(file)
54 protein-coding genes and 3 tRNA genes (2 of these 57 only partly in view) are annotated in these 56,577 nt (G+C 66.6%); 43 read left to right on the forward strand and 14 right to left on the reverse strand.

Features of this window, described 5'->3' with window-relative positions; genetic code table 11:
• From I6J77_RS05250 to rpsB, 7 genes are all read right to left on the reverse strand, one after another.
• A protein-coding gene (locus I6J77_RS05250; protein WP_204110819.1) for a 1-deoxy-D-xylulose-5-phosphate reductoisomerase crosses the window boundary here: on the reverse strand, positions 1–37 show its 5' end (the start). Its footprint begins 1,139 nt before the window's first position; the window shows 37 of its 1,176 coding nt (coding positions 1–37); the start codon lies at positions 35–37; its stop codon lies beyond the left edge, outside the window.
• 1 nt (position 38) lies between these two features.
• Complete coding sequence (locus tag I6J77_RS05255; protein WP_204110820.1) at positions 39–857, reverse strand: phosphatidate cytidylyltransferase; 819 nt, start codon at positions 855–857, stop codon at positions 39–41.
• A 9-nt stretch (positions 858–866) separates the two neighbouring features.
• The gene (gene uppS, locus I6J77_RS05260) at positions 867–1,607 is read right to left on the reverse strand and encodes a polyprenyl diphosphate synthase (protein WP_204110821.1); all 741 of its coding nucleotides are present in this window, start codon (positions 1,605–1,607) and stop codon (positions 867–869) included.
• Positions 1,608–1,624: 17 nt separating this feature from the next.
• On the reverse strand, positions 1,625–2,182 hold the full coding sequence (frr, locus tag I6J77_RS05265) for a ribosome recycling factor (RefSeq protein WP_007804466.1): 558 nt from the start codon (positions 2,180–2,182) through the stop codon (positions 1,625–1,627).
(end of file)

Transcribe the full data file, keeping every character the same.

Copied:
54 protein-coding genes and 3 tRNA genes (2 of these 57 only partly in view) are annotated in these 56,577 nt (G+C 66.6%); 43 read left to right on the forward strand and 14 right to left on the reverse strand.

Features of this window, described 5'->3' with window-relative positions; genetic code table 11:
• From I6J77_RS05250 to rpsB, 7 genes are all read right to left on the reverse strand, one after another.
• A protein-coding gene (locus I6J77_RS05250; protein WP_204110819.1) for a 1-deoxy-D-xylulose-5-phosphate reductoisomerase crosses the window boundary here: on the reverse strand, positions 1–37 show its 5' end (the start). Its footprint begins 1,139 nt before the window's first position; the window shows 37 of its 1,176 coding nt (coding positions 1–37); the start codon lies at positions 35–37; its stop codon lies beyond the left edge, outside the window.
• 1 nt (position 38) lies between these two features.
• Complete coding sequence (locus tag I6J77_RS05255; protein WP_204110820.1) at positions 39–857, reverse strand: phosphatidate cytidylyltransferase; 819 nt, start codon at positions 855–857, stop codon at positions 39–41.
• A 9-nt stretch (positions 858–866) separates the two neighbouring features.
• The gene (gene uppS, locus I6J77_RS05260) at positions 867–1,607 is read right to left on the reverse strand and encodes a polyprenyl diphosphate synthase (protein WP_204110821.1); all 741 of its coding nucleotides are present in this window, start codon (positions 1,605–1,607) and stop codon (positions 867–869) included.
• Positions 1,608–1,624: 17 nt separating this feature from the next.
• On the reverse strand, positions 1,625–2,182 hold the full coding sequence (frr, locus tag I6J77_RS05265) for a ribosome recycling factor (RefSeq protein WP_007804466.1): 558 nt from the start codon (positions 2,180–2,182) through the stop codon (positions 1,625–1,627).